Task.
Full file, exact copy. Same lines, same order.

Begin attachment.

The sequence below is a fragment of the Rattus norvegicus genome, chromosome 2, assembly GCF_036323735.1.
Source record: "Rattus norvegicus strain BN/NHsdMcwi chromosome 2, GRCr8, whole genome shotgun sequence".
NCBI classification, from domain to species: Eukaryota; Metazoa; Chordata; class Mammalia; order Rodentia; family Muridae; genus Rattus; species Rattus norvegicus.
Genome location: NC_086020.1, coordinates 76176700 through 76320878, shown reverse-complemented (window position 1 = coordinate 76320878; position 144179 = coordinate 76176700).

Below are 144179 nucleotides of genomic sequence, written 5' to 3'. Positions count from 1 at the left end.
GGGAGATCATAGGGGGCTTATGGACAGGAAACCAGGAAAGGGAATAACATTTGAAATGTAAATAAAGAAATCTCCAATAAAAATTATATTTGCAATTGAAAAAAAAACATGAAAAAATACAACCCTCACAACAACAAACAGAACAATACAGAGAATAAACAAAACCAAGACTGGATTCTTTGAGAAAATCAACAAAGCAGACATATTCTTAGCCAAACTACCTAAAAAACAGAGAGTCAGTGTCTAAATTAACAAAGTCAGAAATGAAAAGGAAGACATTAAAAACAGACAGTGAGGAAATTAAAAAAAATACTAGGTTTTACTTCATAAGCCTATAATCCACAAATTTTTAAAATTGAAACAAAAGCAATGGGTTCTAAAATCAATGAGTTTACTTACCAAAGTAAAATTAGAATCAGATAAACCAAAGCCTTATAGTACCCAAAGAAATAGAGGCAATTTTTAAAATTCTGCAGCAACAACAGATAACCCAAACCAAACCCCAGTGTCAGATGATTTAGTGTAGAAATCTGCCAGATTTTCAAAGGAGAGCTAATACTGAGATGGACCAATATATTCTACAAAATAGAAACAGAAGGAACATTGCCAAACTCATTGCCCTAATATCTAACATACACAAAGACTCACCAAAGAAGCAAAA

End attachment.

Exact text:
The sequence below is a fragment of the Rattus norvegicus genome, chromosome 2, assembly GCF_036323735.1.
Source record: "Rattus norvegicus strain BN/NHsdMcwi chromosome 2, GRCr8, whole genome shotgun sequence".
NCBI classification, from domain to species: Eukaryota; Metazoa; Chordata; class Mammalia; order Rodentia; family Muridae; genus Rattus; species Rattus norvegicus.
Genome location: NC_086020.1, coordinates 76176700 through 76320878, shown reverse-complemented (window position 1 = coordinate 76320878; position 144179 = coordinate 76176700).

Below are 144179 nucleotides of genomic sequence, written 5' to 3'. Positions count from 1 at the left end.
GGGAGATCATAGGGGGCTTATGGACAGGAAACCAGGAAAGGGAATAACATTTGAAATGTAAATAAAGAAATCTCCAATAAAAATTATATTTGCAATTGAAAAAAAAACATGAAAAAATACAACCCTCACAACAACAAACAGAACAATACAGAGAATAAACAAAACCAAGACTGGATTCTTTGAGAAAATCAACAAAGCAGACATATTCTTAGCCAAACTACCTAAAAAACAGAGAGTCAGTGTCTAAATTAACAAAGTCAGAAATGAAAAGGAAGACATTAAAAACAGACAGTGAGGAAATTAAAAAAAATACTAGGTTTTACTTCATAAGCCTATAATCCACAAATTTTTAAAATTGAAACAAAAGCAATGGGTTCTAAAATCAATGAGTTTACTTACCAAAGTAAAATTAGAATCAGATAAACCAAAGCCTTATAGTACCCAAAGAAATAGAGGCAATTTTTAAAATTCTGCAGCAACAACAGATAACCCAAACCAAACCCCAGTGTCAGATGATTTAGTGTAGAAATCTGCCAGATTTTCAAAGGAGAGCTAATACTGAGATGGACCAATATATTCTACAAAATAGAAACAGAAGGAACATTGCCAAACTCATTGCCCTAATATCTAACATACACAAAGACTCACCAAAGAAGCAAAA